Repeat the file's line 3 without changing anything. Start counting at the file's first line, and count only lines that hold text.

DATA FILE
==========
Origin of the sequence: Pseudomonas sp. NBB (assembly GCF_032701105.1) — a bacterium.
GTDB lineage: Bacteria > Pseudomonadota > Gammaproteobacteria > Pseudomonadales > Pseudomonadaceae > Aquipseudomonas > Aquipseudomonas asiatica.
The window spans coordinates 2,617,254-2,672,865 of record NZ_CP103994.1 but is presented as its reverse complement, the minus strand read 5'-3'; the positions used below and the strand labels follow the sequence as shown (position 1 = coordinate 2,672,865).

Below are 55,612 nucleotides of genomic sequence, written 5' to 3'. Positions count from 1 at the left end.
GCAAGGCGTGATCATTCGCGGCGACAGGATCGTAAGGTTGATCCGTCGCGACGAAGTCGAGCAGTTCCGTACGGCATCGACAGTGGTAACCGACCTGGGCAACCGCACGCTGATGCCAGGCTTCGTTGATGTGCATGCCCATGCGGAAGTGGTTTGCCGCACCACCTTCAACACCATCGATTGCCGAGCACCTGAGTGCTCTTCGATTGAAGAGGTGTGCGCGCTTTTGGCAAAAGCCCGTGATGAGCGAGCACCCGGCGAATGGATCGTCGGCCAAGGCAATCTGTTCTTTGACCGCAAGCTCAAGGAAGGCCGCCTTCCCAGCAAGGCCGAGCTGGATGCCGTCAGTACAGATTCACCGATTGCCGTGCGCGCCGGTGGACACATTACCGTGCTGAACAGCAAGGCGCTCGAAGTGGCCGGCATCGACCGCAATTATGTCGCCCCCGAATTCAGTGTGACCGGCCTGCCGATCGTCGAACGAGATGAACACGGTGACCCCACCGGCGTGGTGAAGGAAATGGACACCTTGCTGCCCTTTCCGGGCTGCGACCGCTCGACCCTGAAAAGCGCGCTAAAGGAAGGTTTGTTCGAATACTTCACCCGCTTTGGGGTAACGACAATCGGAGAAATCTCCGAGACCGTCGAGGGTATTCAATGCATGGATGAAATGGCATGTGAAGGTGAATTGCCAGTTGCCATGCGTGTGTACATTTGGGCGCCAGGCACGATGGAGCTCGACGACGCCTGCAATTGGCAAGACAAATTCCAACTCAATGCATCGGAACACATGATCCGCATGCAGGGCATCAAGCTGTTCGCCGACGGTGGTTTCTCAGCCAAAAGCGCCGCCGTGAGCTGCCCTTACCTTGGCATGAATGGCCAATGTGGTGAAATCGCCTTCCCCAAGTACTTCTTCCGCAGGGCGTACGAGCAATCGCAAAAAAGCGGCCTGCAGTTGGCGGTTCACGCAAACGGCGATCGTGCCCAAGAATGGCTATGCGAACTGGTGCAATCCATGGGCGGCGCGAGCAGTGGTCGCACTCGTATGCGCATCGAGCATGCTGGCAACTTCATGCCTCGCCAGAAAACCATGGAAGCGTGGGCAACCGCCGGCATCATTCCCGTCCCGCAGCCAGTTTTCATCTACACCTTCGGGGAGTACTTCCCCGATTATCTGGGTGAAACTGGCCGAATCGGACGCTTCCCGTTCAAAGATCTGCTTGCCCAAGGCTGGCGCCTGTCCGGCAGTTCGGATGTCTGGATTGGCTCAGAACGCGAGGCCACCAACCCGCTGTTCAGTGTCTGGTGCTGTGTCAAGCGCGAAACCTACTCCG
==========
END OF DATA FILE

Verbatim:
The window spans coordinates 2,617,254-2,672,865 of record NZ_CP103994.1 but is presented as its reverse complement, the minus strand read 5'-3'; the positions used below and the strand labels follow the sequence as shown (position 1 = coordinate 2,672,865).